Objective: This study reports on Charlson Comorbidity Index (CCI) scores and associated factors among Veterans receiving Veterans Affairs (VA) chiropractic care. Methods: Cross-sectional analysis of administrative data from a national cohort study of Veterans with musculoskeletal diagnoses (the MSD Cohort) who received VA chiropractic care between 2003 and 2015. The prevalence of CCI score >0, was modeled by logistic regression using covariates of sex, race, period of service, marital status, service connection, obesity, pain intensity, number of chiropractic visits, opioid prescription, smoking status, and mental health conditions. Results: We identified 19,946 MSD Cohort veterans receiving VA chiropractic care, with 4,380 (22.0%) having CCI>0; 1,756 (8.8%) >1; and 878 (4.4%) >2. Opioid prescription (odds ratio [OR] = 1.20, confidence interval [CI] = 1.08-1.33), obese BMI (OR = 1.43, CI = 1.33-1.54), current smoker (OR = 1.46, CI = 1.35-1.58), and major depression (OR = 1.19, CI = 1.04-1.36) were associated with a higher likelihood of having CCI>0. Conclusion: Many VA chiropractic patients have CCI scores corresponding with multi-morbidity and diminished 10-year survival rate. More work is needed to understand the relationship between CCI scores, or other measures of comorbidity, and chiropractic treatment. (This is a conference presentation abstract and not a full work that has been published.)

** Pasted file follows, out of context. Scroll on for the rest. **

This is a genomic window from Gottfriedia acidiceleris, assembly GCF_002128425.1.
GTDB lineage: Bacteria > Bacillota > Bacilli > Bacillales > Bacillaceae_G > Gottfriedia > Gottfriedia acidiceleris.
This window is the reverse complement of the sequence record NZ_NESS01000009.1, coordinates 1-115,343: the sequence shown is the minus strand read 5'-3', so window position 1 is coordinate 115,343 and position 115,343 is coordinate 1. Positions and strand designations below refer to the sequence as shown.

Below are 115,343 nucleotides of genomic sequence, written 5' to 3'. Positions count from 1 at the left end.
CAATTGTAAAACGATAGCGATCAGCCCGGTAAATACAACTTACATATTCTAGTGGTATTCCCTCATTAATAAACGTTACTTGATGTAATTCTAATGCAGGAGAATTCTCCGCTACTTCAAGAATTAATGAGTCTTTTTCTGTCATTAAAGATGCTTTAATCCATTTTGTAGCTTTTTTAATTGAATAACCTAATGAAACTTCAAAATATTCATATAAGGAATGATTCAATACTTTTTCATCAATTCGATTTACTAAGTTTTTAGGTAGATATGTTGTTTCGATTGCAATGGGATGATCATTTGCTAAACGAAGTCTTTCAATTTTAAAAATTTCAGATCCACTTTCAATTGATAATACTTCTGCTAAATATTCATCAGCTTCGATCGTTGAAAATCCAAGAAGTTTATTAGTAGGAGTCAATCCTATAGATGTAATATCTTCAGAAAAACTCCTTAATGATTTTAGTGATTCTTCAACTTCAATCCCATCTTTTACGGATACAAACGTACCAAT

Michele Maiers, Stacie Salsbury